Greetings again from the darkness. This is the only feature film to have Peter Sellers credited as a director, and it was released in 1961. Retitled "I Like Money" for its United States release, it seems that regardless of the title or continent, the film can only be labeled a box office flop and disappointment to viewers and critics alike. Considered "long lost" and unseen for decades, the only surviving 35mm print has been restored by the British Film Institute, so that new generations can be disappointed ... or perhaps appreciate it from a 'history of cinema' perspective (which I certainly do).
Peter Sellers directs himself, as he stars as Albert Topaze, a provincial schoolteacher of the highest integrity. We get a good feel for Topaze in the scenes playing under the opening credits. He's a dedicated teacher, but not one the students respect. Topaze has a crush on fellow teacher Ernestine (played beautifully by Billie Whitelaw, whom you'll recall as the nanny in THE OMEN, 1976). The obstacle here is that Ernestine is the daughter of the bellowing Headmaster Muche (Leo McKern, A MAN FOR ALL SEASONS, 1966), Topaze's demanding boss. Topaze's loyal friend and landlord is Tamise (Michael Gough, BATMAN, 1989), another fellow teacher.
Topaze is a timid fellow, though of the highest moral principles. When the Baroness (fiery Martita Hunt) flashes what today we would call entitlement by demanding Topaze change her grandson's grade or be fired, Topaze finds himself out of work. It's here where scheming Suzy (Nadia Gray, forever a part of cinematic lore thanks to her unforgettable cameo in LA DOLCE VITA, 1960) and Castel Benac (Herbert Lom, Sellers' memorable co-star in the "Pink Panther" franchise and THE LADYKILLERS, 1955), entice Topaze into their shady business ... hoping to fend off legal inquiries given the reputation for honesty Topaze brings to the enterprise.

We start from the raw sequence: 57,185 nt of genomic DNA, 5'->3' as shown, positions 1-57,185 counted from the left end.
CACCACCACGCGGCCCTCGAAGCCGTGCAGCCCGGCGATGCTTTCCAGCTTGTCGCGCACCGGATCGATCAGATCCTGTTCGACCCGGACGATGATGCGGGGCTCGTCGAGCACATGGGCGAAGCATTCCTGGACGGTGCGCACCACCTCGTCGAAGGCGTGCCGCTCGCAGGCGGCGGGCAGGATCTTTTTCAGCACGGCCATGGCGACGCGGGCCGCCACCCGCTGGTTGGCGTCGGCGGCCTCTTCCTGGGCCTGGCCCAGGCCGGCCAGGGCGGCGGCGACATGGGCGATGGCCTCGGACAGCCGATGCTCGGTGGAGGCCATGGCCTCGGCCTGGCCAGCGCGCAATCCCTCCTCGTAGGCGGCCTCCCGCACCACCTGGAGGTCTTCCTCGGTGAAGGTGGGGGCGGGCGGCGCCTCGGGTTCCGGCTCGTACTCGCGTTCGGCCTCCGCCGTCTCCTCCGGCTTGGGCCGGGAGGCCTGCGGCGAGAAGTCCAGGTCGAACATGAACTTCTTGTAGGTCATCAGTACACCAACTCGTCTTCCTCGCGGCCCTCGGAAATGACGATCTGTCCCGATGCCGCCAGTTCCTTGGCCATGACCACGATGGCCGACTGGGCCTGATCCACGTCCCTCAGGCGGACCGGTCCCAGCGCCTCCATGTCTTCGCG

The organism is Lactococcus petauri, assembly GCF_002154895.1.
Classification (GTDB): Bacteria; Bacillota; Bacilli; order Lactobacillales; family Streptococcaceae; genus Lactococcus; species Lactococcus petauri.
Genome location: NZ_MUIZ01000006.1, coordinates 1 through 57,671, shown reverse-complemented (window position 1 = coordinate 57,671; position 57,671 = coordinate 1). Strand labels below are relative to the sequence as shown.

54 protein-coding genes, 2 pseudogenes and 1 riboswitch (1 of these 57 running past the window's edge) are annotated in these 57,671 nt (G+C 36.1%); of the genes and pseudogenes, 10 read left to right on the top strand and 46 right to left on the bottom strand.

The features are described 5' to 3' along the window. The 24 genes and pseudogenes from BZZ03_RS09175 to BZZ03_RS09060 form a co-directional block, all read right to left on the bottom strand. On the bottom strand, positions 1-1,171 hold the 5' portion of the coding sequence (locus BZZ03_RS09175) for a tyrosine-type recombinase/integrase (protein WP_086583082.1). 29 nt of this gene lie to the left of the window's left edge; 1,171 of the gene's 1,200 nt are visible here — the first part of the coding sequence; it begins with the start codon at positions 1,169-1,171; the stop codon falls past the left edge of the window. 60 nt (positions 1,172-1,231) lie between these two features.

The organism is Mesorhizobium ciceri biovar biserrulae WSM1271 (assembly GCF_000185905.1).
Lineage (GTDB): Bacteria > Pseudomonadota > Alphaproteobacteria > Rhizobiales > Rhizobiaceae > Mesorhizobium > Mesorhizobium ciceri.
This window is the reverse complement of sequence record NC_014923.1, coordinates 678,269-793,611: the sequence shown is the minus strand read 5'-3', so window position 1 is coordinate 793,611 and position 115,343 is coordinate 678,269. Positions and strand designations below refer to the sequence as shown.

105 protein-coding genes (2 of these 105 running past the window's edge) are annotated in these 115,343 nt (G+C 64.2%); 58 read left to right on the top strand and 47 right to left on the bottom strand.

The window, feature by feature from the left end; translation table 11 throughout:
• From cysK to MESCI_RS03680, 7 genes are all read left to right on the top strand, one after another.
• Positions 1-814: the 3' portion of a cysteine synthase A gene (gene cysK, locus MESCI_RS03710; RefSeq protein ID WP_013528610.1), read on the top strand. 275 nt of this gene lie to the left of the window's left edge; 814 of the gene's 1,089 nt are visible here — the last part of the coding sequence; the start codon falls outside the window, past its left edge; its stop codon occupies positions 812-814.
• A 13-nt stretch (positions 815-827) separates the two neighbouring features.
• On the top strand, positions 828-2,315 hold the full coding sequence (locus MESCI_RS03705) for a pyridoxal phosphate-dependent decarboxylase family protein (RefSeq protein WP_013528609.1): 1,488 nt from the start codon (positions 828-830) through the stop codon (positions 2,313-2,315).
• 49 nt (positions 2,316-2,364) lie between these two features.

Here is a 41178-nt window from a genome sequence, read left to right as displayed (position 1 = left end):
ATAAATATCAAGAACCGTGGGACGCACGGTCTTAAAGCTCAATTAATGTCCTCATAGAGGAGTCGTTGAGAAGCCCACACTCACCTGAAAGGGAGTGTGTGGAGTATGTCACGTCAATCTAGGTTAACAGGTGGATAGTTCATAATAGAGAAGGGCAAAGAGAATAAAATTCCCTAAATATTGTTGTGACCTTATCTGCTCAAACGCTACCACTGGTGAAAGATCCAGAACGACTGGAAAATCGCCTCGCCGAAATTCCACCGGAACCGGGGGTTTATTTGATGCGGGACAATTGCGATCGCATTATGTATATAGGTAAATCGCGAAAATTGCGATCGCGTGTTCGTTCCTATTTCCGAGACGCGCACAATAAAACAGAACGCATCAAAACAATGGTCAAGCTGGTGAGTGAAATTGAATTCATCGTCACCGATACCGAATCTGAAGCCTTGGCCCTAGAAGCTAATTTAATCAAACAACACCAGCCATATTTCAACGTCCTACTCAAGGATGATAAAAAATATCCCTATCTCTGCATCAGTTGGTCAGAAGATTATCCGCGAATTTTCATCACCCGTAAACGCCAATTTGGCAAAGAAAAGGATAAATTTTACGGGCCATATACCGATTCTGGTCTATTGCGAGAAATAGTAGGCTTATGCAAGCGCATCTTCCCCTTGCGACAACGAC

Can money corrupt even the most upstanding character? The story comes from renowned French writer Marcel Pagnol and his 1933 play with Raymond Massey in the lead. Pagnol also wrote the novels "Jean De Florette" and "Manon of the Spring", the sources of two excellent films from director Claude Berri. There have been at least three other film versions of 'Topaze', two 1933 projects including one starring John Barrymore and directed by Harry d'Abbadie d'Arrast, and a 1951 version directed by Pagnol himself with Fernandel in the lead.
Mr. Sellers is in fine form here, and in the first half he displays some of the physical comedic traits that defined his Inspector Jacques Couseau in the 'Pink Panther' series a couple of years later, and this film was released three years prior to the all-time classic DR. STRANGELOVE OR: HOW I LEARNED TO STOP WORRYING AND LOVE THE BOMB. It seems the real issue with the movie, and why it was so poorly received, is that Sellers plays such a challenging character. Initially Topaze is a sympathetic, likable man and he transitions to one we have little interest in - one to whom viewers simply can't relate.
Still, despite the obstacles within the story, it's fascinating to go back almost 60 years and discover a previously unseen Sellers project that features not just the stellar cast listed above, but also John Neville (THE ADVENTURES OF BARON MUNCHAUSEN or for fans of "The X-Files", he known as "the well-manicured man"), British film veteran John Le Mesurier as a blackmailer, and the only film acting gig for Michael Sellers, the son of Peter (he plays young Gaston).
Nadia Gray sizzles in singing "I Like Money", a song written by Herbert Kretzmer, and Herbert Lom gets an instant classic line, "He's an idiot. I like him." Is this a comedy? Certainly the first 20 minutes bring laughs, but by the end, those laughs seem quite distant. Watching a man lose his soul and his friends is painful. Can money buy happiness? Topaze has his answer, but as viewers we aren't so sure he's correct.